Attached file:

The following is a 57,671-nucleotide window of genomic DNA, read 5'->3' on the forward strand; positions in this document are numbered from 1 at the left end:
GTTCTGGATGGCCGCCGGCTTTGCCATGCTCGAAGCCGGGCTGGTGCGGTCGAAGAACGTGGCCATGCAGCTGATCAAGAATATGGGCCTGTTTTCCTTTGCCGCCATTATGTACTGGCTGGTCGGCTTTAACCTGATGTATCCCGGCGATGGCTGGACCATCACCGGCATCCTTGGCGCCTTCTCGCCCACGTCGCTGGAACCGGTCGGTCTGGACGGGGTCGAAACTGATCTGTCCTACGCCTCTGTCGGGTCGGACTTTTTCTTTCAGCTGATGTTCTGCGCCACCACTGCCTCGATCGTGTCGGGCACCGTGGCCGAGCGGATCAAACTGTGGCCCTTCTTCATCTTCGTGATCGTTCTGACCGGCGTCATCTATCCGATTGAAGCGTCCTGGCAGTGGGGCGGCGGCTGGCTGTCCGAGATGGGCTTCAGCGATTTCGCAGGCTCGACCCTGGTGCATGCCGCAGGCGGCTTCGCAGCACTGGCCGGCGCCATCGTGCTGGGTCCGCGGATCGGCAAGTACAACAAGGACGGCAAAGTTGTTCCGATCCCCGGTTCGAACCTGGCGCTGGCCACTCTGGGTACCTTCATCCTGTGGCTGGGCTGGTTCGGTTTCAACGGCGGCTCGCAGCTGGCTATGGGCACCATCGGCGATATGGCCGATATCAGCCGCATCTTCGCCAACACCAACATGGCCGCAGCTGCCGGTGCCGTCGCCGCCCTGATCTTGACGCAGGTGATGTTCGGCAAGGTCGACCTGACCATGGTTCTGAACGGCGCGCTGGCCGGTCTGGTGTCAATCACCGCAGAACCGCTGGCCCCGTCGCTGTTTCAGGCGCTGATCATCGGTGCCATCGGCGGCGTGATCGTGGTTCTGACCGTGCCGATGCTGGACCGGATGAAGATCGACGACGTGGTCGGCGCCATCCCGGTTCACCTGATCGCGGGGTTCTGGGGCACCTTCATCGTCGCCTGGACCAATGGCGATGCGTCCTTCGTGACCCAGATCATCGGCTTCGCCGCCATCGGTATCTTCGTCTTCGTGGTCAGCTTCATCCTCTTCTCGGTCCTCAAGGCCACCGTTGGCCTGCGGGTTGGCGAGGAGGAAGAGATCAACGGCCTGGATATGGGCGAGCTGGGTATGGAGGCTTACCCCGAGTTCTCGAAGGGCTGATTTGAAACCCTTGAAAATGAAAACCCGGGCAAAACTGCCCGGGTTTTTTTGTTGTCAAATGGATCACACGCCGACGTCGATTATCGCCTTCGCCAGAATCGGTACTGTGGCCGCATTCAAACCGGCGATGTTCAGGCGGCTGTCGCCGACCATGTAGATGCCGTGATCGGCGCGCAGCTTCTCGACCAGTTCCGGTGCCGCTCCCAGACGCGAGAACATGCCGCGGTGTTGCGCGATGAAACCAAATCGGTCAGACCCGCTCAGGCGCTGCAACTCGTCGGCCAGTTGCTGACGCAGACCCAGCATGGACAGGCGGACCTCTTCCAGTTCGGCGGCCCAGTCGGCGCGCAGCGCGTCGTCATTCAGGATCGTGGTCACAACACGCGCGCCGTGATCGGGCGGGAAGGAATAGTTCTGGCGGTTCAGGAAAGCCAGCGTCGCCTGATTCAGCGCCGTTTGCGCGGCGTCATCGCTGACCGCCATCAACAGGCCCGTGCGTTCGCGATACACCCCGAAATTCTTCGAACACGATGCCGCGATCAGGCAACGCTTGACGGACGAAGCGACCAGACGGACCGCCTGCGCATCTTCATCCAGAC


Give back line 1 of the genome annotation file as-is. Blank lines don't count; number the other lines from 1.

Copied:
The following is a 57,671-nucleotide window of genomic DNA, read 5'->3' on the forward strand; positions in this document are numbered from 1 at the left end: